Story by Rolf Lockwood - Editor
Vortex generators claim fuel savings Just when you thought all the practical aerodynamic tricks had been uncovered, here comes another one.
And the claim is substantial -- 4%-plus fuel savings, guaranteed, and a six-month payback. Better yet, it really seems to work.
Just hitting the market now, 'Airtab' are small, triangular pieces of ABS plastic about four inches long and three wide tapering to a point, with a sort-of hollowed-out, scoop-like middle. From Aeroserve Technologies of Nepean, Ont., they're obviously heavily 'engineered', and indeed they're specially designed for trucks
They borrow from aviation technology (even the U.S. National Aeronautics and Space Administration, or NASA, says they work) to create a controlled swirl of air, or vortex, behind a van box or trailer or at the gap between tractor and trailer.
Arrayed in a continuous line up the sides and over the top of a van or a tractor, at the trailing edge, they address the problem of air that has to rush in to fill the vacuum left by the truck. The air has to make a sharp bend around the squared-off back of the vehicle, which creates turbulence and thus drag. 'Airtab' produce a vortex of air from each side that extends for several feet behind, thus bridging the tractor-to-trailer gap and/or controlling the way air flows into the vacuum at the back of the truck.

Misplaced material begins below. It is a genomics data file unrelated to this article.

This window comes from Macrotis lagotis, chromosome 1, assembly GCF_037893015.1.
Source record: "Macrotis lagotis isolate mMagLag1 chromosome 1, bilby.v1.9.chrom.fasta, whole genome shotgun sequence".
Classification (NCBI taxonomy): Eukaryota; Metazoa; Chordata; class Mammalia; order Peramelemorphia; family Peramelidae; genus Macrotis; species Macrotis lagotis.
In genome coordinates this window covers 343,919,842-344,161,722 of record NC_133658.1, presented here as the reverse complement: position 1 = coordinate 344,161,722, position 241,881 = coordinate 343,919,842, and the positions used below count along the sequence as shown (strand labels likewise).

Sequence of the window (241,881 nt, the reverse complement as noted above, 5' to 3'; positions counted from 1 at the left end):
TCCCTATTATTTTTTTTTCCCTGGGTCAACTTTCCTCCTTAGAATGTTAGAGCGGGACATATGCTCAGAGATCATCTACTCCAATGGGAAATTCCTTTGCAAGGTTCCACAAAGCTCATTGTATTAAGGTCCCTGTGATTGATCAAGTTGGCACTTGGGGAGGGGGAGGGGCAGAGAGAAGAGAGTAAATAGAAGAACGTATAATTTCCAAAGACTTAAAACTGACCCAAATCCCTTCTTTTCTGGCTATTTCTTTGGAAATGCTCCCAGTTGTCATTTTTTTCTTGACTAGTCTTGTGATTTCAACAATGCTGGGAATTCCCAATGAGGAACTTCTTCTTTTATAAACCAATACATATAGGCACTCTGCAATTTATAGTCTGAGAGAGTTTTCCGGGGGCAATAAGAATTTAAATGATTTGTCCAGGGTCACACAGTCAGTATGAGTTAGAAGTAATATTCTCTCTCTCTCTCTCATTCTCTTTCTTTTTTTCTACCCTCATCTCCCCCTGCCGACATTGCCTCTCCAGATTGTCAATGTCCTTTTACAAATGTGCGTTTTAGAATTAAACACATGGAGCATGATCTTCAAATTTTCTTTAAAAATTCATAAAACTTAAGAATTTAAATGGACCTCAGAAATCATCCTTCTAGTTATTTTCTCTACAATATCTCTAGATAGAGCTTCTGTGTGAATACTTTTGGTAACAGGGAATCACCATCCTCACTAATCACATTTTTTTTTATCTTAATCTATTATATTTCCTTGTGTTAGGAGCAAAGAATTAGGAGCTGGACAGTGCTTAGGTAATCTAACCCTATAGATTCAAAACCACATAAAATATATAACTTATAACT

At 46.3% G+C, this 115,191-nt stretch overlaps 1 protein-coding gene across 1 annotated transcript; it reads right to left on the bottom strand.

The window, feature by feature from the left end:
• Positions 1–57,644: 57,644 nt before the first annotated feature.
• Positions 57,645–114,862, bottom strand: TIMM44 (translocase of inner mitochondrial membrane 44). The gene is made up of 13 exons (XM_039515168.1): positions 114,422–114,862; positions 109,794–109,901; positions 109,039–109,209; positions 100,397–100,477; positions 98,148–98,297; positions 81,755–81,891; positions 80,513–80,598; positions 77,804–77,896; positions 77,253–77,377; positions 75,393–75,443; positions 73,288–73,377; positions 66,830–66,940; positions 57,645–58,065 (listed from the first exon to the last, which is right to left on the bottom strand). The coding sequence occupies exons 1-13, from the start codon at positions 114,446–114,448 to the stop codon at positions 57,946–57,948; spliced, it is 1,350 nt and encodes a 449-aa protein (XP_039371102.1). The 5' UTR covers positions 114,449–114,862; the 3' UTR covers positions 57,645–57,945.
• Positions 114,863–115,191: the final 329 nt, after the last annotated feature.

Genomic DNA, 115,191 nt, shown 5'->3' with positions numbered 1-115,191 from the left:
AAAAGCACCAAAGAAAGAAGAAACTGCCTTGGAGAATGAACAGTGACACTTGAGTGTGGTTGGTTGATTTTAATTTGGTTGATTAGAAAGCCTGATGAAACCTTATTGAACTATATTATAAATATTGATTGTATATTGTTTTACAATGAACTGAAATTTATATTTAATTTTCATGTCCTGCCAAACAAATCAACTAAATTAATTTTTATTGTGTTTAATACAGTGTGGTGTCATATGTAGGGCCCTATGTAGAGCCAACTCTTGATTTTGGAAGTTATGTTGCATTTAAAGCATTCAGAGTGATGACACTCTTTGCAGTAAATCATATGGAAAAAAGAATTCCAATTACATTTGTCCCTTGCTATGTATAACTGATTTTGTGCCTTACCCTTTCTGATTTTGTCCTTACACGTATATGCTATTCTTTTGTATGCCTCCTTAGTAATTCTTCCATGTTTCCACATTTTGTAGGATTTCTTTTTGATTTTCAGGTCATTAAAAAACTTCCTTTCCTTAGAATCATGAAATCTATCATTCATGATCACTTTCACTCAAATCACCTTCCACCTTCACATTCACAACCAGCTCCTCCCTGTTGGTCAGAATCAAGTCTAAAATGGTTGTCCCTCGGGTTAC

WThat gap is always a challenge, and Aeroserve says that if it's larger than about 18 inches, you'll have power-robbing turbulence. But if you move the fifth wheel forward, you may have too much weight on the steering axle with potential handling problems and tire wear. Most people compromise between fuel economy and handling, and many use cab-side extenders.
These little tabs are said to take that compromise away. An early user of Airtab® is Tilmech Mechanical Enterprises of Tilbury, Ont., a manufacturer with a small fleet of one International 9200 tractor and 10 48-foot van trailers hauling auto parts to Toronto. With meticulous fuel records kept over several years, and a standard run, they represent a good test bed.
Tilmech's Ken Atkinson confirms the 4% fuel-savings figure, saying "There's probably a chance to go further depending on the aerodynamics of the tractor and trailer unit." That 4% saving represents $1000 a year in fuel and tire costs, he says. Among the benefits, according to driver reports, is reduced splash and spray and better visibility to the rear.